JOURNAL ARTICLE

Evolution and divergence of the MADS-box gene family based on genome-wide expression analyses

Rumiko Kofuji, Naomi Sumikawa, Misuzu Yamasaki, Kimihiko Kondo, Kunihiko Ueda, Motomi Ito, Mitsuyasu Hasebe
Molecular Biology and Evolution 2003, 20 (12): 1963-77
12949148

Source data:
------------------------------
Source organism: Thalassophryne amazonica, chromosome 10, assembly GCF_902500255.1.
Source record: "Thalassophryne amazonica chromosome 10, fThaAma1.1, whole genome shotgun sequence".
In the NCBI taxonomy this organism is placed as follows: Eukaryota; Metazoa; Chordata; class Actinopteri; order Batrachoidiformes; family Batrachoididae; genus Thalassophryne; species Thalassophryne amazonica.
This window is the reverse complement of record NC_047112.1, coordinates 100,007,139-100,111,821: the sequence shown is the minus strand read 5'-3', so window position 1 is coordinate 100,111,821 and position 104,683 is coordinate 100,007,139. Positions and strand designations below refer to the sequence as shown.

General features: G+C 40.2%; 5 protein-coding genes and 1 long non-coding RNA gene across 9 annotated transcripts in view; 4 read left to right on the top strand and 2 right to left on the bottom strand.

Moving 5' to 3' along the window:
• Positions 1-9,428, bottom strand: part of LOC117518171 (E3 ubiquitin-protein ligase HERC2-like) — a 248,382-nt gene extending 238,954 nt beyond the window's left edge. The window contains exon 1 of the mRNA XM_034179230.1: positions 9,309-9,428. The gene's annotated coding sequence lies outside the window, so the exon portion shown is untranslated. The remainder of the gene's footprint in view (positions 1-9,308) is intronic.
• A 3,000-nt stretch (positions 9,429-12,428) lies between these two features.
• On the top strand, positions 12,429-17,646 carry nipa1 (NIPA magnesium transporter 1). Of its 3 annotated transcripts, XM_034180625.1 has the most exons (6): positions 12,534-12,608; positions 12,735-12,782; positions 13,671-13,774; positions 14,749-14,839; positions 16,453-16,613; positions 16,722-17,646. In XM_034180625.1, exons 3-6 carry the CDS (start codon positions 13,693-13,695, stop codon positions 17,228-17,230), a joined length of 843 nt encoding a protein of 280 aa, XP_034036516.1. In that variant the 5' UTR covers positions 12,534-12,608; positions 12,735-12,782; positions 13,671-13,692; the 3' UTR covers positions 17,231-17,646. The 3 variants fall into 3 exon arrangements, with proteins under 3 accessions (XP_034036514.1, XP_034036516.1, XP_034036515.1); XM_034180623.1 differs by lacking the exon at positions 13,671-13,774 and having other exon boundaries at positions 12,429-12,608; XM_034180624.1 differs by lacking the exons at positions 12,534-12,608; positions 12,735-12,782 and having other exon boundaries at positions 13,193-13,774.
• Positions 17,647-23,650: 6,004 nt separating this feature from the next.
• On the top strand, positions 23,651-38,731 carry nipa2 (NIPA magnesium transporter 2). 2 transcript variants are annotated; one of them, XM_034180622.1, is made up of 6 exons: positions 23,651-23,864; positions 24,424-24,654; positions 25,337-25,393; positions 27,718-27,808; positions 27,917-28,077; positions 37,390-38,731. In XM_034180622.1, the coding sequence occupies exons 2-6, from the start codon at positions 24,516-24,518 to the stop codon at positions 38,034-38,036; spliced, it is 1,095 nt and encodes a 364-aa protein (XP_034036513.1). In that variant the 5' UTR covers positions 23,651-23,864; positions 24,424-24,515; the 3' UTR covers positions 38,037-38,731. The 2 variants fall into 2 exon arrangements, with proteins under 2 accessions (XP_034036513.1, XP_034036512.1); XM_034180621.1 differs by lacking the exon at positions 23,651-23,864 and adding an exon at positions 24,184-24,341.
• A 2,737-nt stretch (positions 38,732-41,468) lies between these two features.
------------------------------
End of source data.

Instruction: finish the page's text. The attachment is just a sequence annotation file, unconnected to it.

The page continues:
MADS-box genes encode transcription factors involved in various important aspects of development and differentiation in land plants, metazoans, and other organisms. Three types of land plant MADS-box genes have been reported. MIKCC- and MIKC*-type genes both contain conserved MADS and K domains but have different exon/intron structures. M-type genes lack a K domain. Most MADS-box genes previously analyzed in land plants are expressed in the sporophyte (diploid plant body); few are expressed in the gametophyte (haploid plant body). Land plants are believed to have evolved from a gametophyte (haploid)-dominant ancestor without a multicellular sporophyte (diploid plant body); most genes expressed in the sporophyte probably originated from those used in the gametophyte during the evolution of land plants. To analyze the evolution and diversification of MADS-box genes in land plants, gametophytic MADS-box genes were screened using macroarray analyses for 105 MADS-box genes found in the Arabidopsis genome. Eight MADS-box genes were predominantly expressed in pollen, the male gametophyte; all but one of their expression patterns was confirmed by Northern analyses. Analyses of the exon/intron structure of these seven genes revealed that they included two MIKCC-type, one M-type, and four MIKC*-type MADS-box genes. Previously, MIKC*-type genes have been reported only from a moss and a club moss, and this is the first record in seed plants. These genes can be used to investigate the unknown ancestral functions of MADS-box genes in land plants. The macroarray analyses did not detect expression of 56 of 61 M-type MADS-box genes in any tissues examined. A phylogenetic tree including all three types of Arabidopsis MADS-box genes with representative genes from other organisms showed that M-type genes were polyphyletic and that their branch lengths were much longer than for the other genes. This finding suggests that most M-type genes are pseudogenes, although further experiments are necessary to confirm this possibility. Our global phylogenetic analyses of MADS-box genes did not support the previous classification of MADS-box genes into type I and II groups, based on smaller scale analyses. An evolutionary scenario for the evolution of MADS-box genes in land plants is discussed.

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